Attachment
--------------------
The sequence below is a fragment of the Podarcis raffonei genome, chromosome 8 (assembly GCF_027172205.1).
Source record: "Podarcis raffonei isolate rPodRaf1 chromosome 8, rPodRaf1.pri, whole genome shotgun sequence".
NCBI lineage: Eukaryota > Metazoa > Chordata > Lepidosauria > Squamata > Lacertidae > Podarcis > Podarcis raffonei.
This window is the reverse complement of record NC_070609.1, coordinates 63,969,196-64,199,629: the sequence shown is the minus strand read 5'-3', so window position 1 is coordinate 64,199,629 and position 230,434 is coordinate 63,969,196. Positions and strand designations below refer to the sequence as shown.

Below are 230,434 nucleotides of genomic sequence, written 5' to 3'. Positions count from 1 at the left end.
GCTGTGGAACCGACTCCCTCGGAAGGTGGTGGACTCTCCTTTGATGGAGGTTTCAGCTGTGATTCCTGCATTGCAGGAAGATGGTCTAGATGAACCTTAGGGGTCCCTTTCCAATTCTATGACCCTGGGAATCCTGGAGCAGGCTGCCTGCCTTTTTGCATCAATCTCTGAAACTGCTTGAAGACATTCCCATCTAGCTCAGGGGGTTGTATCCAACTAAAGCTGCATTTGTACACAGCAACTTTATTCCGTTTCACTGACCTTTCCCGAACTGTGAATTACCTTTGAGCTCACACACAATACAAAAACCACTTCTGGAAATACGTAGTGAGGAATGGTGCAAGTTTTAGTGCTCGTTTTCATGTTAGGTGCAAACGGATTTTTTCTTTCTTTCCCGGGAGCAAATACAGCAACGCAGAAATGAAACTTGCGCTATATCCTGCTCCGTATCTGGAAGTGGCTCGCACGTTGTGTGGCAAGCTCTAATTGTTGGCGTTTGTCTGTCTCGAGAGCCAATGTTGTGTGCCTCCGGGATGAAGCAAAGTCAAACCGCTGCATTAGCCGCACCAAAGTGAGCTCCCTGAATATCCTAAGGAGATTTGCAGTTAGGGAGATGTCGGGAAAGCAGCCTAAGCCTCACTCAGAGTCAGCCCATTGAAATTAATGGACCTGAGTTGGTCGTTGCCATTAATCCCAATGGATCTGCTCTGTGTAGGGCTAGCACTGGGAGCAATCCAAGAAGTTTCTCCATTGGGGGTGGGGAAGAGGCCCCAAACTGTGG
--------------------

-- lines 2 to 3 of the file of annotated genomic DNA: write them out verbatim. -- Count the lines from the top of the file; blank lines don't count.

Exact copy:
Source record: "Podarcis raffonei isolate rPodRaf1 chromosome 8, rPodRaf1.pri, whole genome shotgun sequence".
NCBI lineage: Eukaryota > Metazoa > Chordata > Lepidosauria > Squamata > Lacertidae > Podarcis > Podarcis raffonei.